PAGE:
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News Article

Citi Combines Investment Banking Groups to Push Sustainability

By Cas Biekmann | Tue, 03/30/2021 - 10:01

With the goal to transition toward decarbonization, prominent global bank Citi is combining three of its investment banking groups: energy, power and chemicals.

Bloomberg News reported that the new natural resources and clean energy transition group is to be headed by Steve Trauber and Sandip Sen. Other areas including technology and industrials. Citi Group, also present in the financing of green energy projects in Mexico, for example, initiated the move as part of its own decarbonization goals. New CEO Jane Fraser set the goal for Citi to become a net-zero emitter of greenhouse gasses by 2050. Citi Group was still the third-largest financier of fossil fuel-based business during 2020 but also successfully issued its first green bond that same year, raising US$1.5 billion.

In this regard, the group has vowed to set out a path for its energy sector investment to become net-zero by 2030. “Our view is, we want to be a leader in these industries and we want to be a leader in the evolution toward a future that includes decarbonization and clean energy,” said Tyler Dickinson, Co-Head of Citi's Banking, Capital Markets and Advisory division to Bloomberg News. “Currently, energy, power and chemicals are separate groups… As we think about transition opportunities and the future of clean energy, uniting these teams makes a lot of sense to us,” continued Dickinson.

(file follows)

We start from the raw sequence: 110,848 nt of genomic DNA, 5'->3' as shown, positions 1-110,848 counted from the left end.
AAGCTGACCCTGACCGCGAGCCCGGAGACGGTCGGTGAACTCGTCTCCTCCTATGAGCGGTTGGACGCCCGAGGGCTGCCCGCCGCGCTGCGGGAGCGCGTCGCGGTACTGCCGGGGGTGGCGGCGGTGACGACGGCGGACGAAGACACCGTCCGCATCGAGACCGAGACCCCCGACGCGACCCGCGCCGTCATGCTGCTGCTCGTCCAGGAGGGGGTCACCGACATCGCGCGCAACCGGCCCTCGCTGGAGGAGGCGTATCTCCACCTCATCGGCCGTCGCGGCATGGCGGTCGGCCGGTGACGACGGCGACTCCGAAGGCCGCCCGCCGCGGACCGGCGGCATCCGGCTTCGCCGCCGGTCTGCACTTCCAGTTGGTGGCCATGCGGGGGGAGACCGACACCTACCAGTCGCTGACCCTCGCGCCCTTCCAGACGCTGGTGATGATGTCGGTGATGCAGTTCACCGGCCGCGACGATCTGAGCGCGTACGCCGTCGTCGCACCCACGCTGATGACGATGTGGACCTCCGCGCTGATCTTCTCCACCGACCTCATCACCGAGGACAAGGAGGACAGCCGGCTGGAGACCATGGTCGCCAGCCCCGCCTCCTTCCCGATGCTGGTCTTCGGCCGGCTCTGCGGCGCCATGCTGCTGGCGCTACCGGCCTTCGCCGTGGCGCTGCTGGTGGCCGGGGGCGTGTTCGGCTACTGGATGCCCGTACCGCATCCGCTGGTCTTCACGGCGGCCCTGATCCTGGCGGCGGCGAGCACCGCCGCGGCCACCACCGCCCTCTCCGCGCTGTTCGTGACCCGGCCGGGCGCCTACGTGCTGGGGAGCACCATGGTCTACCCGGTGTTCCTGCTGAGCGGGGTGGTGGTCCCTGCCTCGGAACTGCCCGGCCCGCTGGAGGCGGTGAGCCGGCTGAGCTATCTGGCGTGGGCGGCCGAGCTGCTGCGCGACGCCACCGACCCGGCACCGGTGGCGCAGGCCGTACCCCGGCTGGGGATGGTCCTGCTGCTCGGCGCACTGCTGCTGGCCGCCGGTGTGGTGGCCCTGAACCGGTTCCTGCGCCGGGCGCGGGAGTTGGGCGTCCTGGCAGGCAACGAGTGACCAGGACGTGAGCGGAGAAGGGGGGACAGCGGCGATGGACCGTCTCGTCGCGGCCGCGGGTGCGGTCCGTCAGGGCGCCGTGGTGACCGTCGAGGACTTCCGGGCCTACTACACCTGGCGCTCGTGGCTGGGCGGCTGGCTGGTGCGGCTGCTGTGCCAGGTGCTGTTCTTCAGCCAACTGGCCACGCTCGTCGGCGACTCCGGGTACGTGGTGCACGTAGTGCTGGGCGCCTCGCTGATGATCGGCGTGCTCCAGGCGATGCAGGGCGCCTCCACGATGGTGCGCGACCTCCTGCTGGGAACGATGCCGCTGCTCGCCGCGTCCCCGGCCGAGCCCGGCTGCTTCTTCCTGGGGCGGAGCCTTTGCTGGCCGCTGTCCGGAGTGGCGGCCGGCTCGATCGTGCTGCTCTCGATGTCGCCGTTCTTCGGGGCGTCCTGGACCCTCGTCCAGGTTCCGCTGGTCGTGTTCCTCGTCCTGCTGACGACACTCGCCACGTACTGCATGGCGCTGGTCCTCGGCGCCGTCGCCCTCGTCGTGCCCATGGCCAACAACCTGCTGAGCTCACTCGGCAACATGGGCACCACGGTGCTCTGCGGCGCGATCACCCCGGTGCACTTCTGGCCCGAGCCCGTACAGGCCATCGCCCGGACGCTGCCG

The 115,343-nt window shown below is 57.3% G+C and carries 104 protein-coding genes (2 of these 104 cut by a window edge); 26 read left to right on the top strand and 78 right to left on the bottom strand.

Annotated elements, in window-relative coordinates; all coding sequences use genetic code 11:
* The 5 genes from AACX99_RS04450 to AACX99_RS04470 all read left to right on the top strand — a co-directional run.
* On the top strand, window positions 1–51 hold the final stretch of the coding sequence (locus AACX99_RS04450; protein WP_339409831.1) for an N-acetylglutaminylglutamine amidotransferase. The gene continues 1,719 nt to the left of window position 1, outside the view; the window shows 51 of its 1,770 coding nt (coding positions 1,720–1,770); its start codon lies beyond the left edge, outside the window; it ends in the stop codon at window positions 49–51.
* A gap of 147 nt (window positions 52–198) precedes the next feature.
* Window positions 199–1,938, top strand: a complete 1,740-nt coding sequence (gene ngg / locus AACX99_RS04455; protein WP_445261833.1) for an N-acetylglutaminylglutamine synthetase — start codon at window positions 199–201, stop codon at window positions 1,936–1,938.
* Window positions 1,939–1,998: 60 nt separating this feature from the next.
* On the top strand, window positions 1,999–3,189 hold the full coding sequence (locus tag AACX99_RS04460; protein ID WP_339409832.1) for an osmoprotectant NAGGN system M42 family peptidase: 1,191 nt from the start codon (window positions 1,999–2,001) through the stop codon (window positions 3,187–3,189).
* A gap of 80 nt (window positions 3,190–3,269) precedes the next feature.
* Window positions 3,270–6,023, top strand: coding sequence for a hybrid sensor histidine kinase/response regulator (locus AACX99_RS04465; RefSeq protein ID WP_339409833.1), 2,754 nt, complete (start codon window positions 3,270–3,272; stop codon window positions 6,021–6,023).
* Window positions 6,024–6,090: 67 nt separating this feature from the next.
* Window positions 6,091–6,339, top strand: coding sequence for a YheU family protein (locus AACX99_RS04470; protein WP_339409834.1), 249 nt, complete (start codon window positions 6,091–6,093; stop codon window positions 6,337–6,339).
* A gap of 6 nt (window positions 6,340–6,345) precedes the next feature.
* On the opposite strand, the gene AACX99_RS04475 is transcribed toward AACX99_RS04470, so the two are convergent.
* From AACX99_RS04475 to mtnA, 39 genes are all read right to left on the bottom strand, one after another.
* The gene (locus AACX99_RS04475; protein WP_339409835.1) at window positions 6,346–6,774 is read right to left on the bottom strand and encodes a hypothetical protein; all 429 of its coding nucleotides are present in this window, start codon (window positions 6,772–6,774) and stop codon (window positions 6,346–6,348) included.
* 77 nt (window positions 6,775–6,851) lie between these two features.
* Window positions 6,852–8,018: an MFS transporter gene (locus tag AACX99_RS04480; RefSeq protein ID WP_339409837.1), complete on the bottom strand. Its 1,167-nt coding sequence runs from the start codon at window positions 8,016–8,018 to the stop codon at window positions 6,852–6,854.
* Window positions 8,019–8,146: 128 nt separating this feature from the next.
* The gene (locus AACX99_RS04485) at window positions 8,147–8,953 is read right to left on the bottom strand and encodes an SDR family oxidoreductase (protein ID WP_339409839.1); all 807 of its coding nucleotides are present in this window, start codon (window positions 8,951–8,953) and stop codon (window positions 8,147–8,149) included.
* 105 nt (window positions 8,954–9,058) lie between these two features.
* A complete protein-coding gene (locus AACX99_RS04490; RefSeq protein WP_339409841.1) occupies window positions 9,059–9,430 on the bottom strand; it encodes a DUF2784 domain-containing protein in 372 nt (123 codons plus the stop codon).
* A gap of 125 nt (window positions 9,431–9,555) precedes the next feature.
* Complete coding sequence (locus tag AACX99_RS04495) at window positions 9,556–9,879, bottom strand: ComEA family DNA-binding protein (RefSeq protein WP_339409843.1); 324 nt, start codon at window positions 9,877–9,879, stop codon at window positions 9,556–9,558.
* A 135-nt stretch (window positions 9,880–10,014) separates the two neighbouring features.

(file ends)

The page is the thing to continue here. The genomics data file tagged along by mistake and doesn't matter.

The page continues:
According to Business Insider, Dickinson sees that demand for clean energy banking is being pushed forward by the pandemic. Across the globe, companies are taking steps to ‘go green,’ which often incorporates switching to what many experts confirm to be cost-effective, renewable energy supply strategies. The concept of ‘green finance’ continues to grow alongside this trend, providing considerable opportunities for the financial sector as well. In Mexico, however, investment opportunities have been hampered by the efforts of the López Obrador administration to bring state-owned utility CFE back to the forefront of the energy sector. As a result, the landscape set during the 2014 Energy Reform is rapidly changing. Investment banks will have to change along, said Salomon Amkie, Director of Banking, Capital Markets and Advisory at Citi during MEF2021: “We will have to look at new opportunities depending on how the government renegotiates its contracts with private players and how it sets the new rules of the game.” Nevertheless, Mexico’s potential will always attract investment: “If clear rules are re-established and the route forward is clear, investors will renew their large investment appetite. Mexico’s potential is massive,” he continued.

The data used in this article was sourced from:  
Bloomberg News, Business Insider, MEF 2021
Cas Biekmann Cas Biekmann Journalist and Industry Analyst